Under the consent decree, U. S. Steel will immediately repair, and later replace, a bell top on a blast furnace used for making molten iron at its Great Lakes Works facility in Ecorse. The bell top, through which raw materials are placed inside the furnace, has a worn seal that is causing increased emissions of hazardous pollutants and particulate matter. The new bell top is designed to eliminate those increased emissions. U. S. Steel will also implement improvements (following a third-party study) at its Great Lakes Works’ steel-making shop to reduce emissions causing opacity. At its Gary Works facility, U. S. Steel will repair a large opening in a metal shell that surrounds a blast furnace. The repair will eliminate excess emissions from that furnace.
Since 2008, U. S. Steel has worked with the state of Illinois to improve its environmental compliance at the Granite City Works facility, including installation of a new baghouse to control particulate matter and rebuilding its Electro-Static Precipitator. Under the consent decree, which resolves not only joint federal/state claims but also claims brought separately by the state of Illinois, U. S. Steel agrees to maintain the effective operation of its pollution control equipment and continue the work practices that have resulted in improved environmental compliance.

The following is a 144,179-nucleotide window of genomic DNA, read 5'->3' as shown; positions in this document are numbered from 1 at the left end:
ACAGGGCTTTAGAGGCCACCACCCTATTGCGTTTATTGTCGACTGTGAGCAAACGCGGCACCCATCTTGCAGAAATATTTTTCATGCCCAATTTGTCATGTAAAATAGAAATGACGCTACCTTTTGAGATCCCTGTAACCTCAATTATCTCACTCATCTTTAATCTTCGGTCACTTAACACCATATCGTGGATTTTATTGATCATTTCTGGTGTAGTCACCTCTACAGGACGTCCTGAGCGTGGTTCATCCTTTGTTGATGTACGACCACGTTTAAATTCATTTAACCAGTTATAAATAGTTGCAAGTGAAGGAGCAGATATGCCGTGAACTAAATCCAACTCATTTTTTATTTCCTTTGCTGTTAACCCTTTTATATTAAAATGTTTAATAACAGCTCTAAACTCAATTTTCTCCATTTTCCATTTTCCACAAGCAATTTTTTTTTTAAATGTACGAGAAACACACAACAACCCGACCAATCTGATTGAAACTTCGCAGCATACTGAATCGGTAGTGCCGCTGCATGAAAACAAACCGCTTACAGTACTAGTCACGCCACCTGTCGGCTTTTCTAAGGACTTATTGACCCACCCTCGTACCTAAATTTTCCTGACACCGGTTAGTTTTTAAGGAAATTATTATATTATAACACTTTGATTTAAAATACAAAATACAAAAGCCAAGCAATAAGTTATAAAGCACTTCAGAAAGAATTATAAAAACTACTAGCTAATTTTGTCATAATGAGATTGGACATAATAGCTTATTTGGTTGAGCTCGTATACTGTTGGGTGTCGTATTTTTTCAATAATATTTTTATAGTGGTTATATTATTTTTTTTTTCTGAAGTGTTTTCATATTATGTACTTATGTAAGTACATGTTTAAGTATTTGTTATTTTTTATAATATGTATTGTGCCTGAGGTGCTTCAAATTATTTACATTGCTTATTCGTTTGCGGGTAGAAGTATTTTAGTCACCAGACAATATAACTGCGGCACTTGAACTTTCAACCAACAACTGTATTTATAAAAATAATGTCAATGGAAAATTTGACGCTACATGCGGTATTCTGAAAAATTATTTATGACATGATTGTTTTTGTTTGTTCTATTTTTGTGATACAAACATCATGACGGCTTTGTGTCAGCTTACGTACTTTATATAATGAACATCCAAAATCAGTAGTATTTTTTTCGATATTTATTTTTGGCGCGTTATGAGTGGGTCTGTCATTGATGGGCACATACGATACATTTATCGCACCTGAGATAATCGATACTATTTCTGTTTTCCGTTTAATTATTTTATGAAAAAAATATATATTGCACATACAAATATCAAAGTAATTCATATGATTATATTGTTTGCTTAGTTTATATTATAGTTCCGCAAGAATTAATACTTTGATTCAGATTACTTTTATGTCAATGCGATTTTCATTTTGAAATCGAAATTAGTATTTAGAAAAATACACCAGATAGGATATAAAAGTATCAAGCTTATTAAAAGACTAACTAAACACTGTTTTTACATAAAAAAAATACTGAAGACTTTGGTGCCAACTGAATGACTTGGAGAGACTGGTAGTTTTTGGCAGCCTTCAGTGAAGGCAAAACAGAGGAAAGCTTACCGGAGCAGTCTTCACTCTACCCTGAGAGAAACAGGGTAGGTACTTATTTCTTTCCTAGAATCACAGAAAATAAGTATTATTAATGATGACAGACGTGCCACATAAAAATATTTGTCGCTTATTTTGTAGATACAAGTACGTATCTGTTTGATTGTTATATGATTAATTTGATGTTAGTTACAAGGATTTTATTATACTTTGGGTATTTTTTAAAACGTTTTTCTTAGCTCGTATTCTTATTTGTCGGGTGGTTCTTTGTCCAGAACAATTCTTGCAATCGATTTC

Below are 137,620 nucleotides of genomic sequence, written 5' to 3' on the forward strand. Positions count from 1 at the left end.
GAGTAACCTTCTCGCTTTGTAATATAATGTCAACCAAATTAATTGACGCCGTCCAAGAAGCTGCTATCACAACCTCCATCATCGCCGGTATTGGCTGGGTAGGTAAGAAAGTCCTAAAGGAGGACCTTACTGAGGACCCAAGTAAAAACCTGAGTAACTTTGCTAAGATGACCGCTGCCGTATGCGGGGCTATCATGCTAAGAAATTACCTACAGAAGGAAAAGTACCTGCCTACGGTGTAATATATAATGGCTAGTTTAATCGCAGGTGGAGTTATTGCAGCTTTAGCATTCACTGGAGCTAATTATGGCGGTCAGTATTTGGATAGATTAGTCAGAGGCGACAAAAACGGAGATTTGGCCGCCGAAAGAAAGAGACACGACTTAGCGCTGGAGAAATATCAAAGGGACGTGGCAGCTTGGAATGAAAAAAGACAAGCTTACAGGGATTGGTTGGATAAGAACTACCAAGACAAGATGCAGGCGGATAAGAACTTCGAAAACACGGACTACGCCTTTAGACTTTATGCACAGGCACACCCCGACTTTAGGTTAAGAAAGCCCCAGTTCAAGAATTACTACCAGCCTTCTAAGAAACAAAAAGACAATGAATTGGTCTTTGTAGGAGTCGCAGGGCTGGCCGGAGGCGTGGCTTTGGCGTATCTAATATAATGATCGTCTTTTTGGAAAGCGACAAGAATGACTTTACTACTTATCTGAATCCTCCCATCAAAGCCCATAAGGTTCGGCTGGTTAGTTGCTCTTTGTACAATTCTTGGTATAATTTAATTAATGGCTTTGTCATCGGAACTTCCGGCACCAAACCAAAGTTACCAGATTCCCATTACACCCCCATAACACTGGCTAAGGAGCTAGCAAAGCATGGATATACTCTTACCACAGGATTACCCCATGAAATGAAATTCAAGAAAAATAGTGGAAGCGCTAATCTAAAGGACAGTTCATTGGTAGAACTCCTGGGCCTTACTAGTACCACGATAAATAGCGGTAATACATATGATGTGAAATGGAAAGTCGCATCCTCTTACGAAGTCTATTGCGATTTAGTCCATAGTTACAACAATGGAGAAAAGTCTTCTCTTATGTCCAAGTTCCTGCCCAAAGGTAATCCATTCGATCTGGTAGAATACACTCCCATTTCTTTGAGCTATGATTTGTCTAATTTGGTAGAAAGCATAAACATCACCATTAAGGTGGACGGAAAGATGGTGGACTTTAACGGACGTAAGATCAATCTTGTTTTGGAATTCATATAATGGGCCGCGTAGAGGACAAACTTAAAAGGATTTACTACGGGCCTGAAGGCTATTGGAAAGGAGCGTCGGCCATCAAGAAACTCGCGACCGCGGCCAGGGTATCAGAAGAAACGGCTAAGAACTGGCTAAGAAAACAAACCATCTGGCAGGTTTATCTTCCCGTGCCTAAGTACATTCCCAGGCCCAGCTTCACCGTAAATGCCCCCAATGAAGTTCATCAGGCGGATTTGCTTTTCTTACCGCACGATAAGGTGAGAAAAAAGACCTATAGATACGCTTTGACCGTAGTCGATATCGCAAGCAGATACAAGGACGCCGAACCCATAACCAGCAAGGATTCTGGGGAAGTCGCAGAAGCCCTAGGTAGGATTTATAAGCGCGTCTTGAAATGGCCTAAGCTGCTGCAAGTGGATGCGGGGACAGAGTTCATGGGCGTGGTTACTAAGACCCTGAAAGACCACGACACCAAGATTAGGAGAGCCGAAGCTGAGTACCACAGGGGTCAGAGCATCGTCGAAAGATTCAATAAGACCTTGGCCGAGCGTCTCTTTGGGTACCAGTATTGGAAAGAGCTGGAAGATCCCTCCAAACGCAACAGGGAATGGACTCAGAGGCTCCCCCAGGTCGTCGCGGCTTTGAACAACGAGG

Many children in the Southwest Detroit, Ecorse and Gary areas attend schools that are lit by fluorescent ballasts that may contain polychlorinated biphenyls (PCBs). As part of the settlement, U. S. Steel will conduct a joint federal/state supplemental environmental project (SEP) in which the company will remove and properly dispose of such PCB-contaminated ballasts and replace them with non-toxic, energy-efficient lighting. U. S. Steel will also conduct another SEP to install vegetative buffers composed of trees, bushes and shrubs on public lands near high-traffic roadways in Southwest Detroit. Such buffers are intended to reduce the transport of particulate matter emissions from heavily trafficked areas and thus improve downwind air quality.